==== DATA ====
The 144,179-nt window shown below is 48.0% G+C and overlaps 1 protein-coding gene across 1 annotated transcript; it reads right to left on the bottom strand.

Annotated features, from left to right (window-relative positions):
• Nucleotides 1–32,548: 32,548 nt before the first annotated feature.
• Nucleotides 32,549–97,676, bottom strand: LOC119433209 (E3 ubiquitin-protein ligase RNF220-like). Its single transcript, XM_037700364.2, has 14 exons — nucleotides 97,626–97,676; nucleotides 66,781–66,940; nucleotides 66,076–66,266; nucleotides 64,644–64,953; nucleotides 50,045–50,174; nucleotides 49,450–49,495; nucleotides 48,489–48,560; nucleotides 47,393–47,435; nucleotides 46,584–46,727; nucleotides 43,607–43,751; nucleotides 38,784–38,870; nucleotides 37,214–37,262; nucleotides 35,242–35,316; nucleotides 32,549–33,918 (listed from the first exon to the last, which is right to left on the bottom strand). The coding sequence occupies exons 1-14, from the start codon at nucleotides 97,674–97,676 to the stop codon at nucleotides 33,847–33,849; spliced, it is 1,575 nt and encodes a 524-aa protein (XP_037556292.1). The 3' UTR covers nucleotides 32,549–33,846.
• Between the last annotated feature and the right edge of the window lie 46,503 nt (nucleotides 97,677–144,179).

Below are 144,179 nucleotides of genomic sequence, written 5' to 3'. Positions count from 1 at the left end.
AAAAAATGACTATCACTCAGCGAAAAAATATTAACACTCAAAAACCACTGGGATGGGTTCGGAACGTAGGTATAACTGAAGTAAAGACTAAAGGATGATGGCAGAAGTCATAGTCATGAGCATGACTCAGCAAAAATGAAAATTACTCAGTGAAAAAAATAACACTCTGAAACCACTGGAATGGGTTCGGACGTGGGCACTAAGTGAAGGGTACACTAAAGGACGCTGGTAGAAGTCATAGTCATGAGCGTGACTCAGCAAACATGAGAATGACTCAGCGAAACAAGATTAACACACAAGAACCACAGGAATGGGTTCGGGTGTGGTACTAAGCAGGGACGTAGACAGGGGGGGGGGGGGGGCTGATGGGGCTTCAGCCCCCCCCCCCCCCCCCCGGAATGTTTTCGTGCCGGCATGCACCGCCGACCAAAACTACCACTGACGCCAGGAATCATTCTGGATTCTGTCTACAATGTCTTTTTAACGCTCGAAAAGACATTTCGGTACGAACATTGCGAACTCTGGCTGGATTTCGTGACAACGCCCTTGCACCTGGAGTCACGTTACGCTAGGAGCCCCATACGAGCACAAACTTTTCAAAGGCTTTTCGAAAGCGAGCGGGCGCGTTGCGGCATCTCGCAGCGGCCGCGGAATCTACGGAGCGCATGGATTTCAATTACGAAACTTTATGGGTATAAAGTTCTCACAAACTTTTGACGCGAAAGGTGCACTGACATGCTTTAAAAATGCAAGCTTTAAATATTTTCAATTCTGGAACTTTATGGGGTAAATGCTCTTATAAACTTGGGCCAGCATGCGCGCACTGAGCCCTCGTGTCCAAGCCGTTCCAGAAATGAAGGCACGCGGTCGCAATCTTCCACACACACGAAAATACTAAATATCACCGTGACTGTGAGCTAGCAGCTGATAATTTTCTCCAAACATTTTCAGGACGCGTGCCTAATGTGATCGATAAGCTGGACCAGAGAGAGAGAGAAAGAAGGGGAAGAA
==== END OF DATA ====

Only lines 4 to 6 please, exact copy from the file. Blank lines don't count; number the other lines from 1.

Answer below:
• Nucleotides 32,549–97,676, bottom strand: LOC119433209 (E3 ubiquitin-protein ligase RNF220-like). Its single transcript, XM_037700364.2, has 14 exons — nucleotides 97,626–97,676; nucleotides 66,781–66,940; nucleotides 66,076–66,266; nucleotides 64,644–64,953; nucleotides 50,045–50,174; nucleotides 49,450–49,495; nucleotides 48,489–48,560; nucleotides 47,393–47,435; nucleotides 46,584–46,727; nucleotides 43,607–43,751; nucleotides 38,784–38,870; nucleotides 37,214–37,262; nucleotides 35,242–35,316; nucleotides 32,549–33,918 (listed from the first exon to the last, which is right to left on the bottom strand). The coding sequence occupies exons 1-14, from the start codon at nucleotides 97,674–97,676 to the stop codon at nucleotides 33,847–33,849; spliced, it is 1,575 nt and encodes a 524-aa protein (XP_037556292.1). The 3' UTR covers nucleotides 32,549–33,846.
• Between the last annotated feature and the right edge of the window lie 46,503 nt (nucleotides 97,677–144,179).

Below are 144,179 nucleotides of genomic sequence, written 5' to 3'. Positions count from 1 at the left end.